Friday, December 4, 2009
Living with HIV, a Young Vietnamese Mother Finds Support and Acceptance
N is 35 years old and has a 9-year-old daughter. She has been living with her in-laws ever since her husband died of HIV many years ago. N is HIV positive with a CD4 that is alarmingly low, reading only 7 at last count. Surprisingly, N has not received antiretroviral treatment because her in-laws will not allow her to go to a hospital. The issue is not that the cost of ART is too high, but rather that they fear the stigma and discrimination they will face if her status is released. They also believe that the longer she is alive, the more likely she is to transmit HIV to her family members. “If you stay in this house, we will cover the costs of care and your funeral,” her in-laws once said. “Otherwise, we will not consider you a member of our family. We will not care what happens to you.”
Still, N has been left to fend for herself when sick. Her in-laws ignore her, and her own parents live far away and are too poor to travel. At one point, N was so weak that she could not even wash her clothes. Upon hearing this, her sister-in-law came to the house, saying, “Give me your clothes and I will wash them.” The sister gathered all of N’s dirty clothes and burnt them, telling her it was a way to prevent the spread of HIV to their family members.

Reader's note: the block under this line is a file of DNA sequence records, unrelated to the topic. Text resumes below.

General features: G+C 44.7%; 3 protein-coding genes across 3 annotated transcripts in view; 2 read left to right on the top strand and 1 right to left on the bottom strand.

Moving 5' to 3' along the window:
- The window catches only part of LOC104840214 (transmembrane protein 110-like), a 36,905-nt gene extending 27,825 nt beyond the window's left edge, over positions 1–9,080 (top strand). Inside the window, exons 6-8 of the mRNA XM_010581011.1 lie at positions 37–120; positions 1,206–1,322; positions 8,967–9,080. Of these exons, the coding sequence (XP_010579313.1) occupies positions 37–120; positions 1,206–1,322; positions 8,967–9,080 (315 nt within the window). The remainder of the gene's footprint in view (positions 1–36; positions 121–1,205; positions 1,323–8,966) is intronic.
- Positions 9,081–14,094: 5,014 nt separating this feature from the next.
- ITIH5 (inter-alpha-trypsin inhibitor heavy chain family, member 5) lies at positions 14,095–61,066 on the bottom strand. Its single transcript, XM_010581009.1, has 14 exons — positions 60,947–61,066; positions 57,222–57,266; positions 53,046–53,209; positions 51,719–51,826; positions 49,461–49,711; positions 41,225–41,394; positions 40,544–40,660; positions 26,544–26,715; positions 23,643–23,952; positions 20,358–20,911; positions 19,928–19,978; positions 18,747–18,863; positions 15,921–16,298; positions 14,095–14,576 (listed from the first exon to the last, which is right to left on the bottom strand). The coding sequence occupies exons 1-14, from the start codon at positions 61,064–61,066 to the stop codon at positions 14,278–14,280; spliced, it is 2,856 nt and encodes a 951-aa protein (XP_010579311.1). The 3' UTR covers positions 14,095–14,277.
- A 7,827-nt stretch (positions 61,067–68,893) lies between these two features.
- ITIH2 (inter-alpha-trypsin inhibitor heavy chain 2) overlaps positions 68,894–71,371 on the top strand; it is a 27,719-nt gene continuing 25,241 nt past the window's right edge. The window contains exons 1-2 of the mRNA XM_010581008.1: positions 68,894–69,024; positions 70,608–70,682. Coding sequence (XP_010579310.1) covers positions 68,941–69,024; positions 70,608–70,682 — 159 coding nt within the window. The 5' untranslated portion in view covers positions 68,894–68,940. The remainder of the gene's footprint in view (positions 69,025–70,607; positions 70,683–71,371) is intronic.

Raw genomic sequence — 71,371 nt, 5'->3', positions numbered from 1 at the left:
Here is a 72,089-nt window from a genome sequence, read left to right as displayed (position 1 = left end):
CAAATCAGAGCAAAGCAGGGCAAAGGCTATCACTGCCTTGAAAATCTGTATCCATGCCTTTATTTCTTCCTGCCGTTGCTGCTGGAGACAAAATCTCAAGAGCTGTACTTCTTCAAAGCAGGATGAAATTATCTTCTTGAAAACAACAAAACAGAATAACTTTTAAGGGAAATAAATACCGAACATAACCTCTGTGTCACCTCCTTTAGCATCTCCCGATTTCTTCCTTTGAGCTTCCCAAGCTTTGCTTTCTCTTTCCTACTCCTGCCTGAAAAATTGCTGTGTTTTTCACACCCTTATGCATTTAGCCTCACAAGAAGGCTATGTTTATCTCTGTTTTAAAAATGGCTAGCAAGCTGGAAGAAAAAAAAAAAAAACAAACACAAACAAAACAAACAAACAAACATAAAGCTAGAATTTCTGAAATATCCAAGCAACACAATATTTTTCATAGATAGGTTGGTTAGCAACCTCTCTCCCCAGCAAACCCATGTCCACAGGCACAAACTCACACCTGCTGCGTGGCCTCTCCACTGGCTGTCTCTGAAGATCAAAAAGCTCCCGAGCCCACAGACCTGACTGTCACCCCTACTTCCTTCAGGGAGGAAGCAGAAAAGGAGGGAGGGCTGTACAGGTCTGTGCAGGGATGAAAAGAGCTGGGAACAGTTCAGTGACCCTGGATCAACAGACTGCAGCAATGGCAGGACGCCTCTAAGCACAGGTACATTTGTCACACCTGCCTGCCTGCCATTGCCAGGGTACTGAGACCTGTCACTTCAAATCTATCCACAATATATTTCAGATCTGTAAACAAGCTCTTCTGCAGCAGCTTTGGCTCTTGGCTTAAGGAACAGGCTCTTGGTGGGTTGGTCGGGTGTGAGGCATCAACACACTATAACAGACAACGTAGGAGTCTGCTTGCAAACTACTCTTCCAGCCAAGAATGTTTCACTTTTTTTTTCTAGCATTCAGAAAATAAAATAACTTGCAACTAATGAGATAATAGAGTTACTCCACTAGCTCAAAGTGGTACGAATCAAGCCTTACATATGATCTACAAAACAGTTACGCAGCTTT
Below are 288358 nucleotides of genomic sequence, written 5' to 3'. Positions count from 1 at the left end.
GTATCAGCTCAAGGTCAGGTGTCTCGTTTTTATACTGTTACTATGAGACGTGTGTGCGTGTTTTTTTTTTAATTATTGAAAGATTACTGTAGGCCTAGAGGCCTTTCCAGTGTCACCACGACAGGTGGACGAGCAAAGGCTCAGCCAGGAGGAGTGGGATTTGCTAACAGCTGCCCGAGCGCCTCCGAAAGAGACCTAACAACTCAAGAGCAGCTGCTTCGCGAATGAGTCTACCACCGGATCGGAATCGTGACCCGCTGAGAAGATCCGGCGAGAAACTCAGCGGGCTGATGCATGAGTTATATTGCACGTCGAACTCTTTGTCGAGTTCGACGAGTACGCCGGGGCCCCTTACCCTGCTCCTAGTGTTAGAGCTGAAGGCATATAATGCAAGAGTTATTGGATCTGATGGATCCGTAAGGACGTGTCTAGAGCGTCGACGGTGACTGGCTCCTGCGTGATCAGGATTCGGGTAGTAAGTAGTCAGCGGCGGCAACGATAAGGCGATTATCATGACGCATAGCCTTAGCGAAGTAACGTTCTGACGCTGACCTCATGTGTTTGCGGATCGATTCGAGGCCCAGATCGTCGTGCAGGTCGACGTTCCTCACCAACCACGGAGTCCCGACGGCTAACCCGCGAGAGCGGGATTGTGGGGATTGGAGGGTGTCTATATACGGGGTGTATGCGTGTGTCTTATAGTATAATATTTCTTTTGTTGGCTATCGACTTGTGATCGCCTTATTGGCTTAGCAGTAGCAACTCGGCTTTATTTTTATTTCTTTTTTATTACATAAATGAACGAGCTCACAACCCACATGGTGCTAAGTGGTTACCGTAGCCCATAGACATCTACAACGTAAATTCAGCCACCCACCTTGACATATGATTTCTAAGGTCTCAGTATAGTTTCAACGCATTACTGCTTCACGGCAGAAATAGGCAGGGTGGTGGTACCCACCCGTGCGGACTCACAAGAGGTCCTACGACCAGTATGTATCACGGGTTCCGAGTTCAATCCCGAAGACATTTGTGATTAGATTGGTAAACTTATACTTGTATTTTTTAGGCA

HealthRight’s home-based care (HBC) workers heard of N’s situation and tried to visit her and her child. At first, N’s in-laws would not allow them to see her. They told her that if she sought help from anyone, they would not pay for her funeral.
The home-based care workers knew N urgently needed immediate treatment and care, but also recognized her need for long-term support. So they asked the Gia Lam District Women’s Union to help them approach N’s family members. The Women’s Union visited several times, each time sharing basic HIV information. Finally, N’s in-laws agreed to let the HBC workers provide health care and support.
Since that time, HBC workers have been helping N get back on track. A female HBC worker helps N wash her clothes, and a male HBC worker has taken her to the hospital to register for treatment. The Women’s Union and the HBC workers are still formulating a plan of longer term support for N while continuing to meet the needs of her and her family.